The assassination of former Pakistani Prime Minister Benazir Bhutto in Rawalpindi today is a terrible tragedy.
Last October I noted, Bhutto's brave words as she returned to Pakistan after a long exile and immediately faced an assassination attempt. Here is an article by Bhutto that appeared in the Wall Street Journal on October 23, and here is an August interview of Bhutto by the Journal’s Bret Stephens.
I gather from those who know more than I do that Bhutto was a flawed public official, but she did have a genuine popular following and did seem to be committed—and willing to risk her life—to democratic governance. She seemed to be the only leader who could put together a democratic government and make a transition from the personal rule of Pervez Musharraf. Whether the elections will proceed as scheduled January 8 seems unclear.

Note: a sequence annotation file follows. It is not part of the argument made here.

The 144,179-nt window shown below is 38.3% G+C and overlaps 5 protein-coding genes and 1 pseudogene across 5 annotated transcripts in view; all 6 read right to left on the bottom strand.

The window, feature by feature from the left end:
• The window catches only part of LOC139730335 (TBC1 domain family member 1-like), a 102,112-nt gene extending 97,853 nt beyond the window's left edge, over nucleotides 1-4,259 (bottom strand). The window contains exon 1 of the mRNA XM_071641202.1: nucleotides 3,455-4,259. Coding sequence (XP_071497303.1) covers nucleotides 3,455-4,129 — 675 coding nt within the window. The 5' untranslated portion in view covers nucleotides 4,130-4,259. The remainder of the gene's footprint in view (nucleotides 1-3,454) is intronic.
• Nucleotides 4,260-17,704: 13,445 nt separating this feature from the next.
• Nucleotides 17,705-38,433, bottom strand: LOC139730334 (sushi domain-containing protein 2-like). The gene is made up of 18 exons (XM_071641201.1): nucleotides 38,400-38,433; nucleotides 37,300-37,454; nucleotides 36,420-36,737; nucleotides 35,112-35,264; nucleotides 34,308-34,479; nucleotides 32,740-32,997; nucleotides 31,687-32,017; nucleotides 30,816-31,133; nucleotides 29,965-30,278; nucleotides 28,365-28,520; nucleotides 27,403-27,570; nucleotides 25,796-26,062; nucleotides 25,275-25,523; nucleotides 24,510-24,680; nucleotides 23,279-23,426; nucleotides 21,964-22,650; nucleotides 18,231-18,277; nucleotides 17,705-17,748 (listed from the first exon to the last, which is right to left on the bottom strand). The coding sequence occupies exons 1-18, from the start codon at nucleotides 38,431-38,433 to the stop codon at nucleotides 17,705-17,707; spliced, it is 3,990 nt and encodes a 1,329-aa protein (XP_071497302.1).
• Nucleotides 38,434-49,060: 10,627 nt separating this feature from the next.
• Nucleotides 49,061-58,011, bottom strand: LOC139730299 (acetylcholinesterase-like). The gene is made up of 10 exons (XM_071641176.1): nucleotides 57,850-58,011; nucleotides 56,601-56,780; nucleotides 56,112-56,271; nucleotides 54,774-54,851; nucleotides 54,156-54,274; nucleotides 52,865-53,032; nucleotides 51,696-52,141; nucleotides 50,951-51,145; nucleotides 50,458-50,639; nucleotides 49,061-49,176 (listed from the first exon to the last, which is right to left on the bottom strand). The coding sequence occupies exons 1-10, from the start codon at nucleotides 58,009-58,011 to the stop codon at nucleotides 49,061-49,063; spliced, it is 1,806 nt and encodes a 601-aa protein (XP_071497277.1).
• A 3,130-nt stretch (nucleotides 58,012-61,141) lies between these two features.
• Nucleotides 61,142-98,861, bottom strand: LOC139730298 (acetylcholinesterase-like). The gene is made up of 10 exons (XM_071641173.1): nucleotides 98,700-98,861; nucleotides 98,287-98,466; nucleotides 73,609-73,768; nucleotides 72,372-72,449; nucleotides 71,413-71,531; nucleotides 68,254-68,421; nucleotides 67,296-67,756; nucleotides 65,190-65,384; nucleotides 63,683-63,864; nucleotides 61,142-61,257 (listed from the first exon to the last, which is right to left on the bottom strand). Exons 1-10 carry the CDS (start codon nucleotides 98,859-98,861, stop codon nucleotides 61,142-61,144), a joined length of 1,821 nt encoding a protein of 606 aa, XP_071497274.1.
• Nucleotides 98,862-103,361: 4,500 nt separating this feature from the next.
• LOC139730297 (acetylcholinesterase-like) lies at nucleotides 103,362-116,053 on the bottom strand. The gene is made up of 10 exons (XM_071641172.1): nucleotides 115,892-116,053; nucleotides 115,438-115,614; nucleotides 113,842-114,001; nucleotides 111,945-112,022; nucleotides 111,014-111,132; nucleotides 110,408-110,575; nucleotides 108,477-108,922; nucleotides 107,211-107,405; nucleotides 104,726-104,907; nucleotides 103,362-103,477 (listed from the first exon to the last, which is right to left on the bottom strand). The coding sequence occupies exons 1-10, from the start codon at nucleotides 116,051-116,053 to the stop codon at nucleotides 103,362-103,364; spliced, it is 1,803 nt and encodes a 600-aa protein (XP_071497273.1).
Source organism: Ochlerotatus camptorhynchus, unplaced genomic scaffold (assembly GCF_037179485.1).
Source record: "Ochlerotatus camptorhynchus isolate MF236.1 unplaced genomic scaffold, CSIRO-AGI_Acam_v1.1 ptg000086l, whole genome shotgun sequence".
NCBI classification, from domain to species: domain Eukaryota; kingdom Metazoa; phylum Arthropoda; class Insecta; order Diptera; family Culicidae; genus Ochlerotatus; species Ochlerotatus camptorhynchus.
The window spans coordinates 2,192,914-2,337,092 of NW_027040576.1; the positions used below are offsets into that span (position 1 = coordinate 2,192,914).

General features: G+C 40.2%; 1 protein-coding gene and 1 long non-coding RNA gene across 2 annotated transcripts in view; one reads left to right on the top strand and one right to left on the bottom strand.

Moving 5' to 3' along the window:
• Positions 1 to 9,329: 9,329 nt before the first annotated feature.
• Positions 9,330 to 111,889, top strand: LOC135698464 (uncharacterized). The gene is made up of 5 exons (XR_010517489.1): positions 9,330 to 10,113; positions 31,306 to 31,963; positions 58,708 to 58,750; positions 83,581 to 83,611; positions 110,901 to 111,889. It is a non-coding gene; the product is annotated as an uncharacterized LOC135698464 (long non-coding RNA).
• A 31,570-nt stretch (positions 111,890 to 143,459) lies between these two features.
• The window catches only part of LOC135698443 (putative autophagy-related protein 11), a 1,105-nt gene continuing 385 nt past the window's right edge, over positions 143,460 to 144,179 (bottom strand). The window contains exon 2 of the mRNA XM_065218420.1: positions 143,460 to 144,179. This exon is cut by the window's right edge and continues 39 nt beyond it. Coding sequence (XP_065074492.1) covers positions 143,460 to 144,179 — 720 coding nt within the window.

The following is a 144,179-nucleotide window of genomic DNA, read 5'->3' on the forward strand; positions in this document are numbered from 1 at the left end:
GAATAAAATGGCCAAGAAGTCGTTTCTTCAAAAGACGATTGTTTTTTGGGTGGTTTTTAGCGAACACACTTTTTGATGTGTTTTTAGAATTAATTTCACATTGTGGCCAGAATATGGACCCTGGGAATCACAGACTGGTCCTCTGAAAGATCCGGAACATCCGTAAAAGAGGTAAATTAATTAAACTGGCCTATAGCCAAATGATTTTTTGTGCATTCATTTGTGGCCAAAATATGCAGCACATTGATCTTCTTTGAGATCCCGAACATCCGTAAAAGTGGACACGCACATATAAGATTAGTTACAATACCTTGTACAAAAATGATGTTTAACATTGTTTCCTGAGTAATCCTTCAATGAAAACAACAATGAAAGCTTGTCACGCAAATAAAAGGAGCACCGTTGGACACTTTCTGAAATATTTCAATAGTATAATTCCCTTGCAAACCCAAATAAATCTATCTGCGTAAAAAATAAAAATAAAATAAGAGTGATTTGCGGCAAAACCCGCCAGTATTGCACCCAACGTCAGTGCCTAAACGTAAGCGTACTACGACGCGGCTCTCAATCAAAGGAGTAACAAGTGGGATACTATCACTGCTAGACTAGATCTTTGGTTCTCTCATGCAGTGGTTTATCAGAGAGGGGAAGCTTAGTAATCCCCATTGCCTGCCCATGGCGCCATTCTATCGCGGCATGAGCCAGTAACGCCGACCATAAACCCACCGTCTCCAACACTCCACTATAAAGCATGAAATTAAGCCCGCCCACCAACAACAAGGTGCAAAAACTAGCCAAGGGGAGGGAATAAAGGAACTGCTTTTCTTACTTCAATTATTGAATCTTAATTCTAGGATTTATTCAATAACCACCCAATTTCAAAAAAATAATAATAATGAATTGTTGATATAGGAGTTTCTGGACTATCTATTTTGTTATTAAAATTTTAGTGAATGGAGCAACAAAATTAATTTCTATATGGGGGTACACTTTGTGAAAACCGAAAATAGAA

Her death is a reminder that we really do live in a dangerous world. Pakistan is a nuclear power with a military and a secret service that seem laced with supporters of Islamist terrorism. Many Americans would like to go back on holiday from history. But as Leon Trotsky is supposed to have said, “You may not be interested in war, but war is interested in you.” I suspect that this tragic event will have an effect on the campaign going on so hot and heavy right now in Iowa and New Hampshire.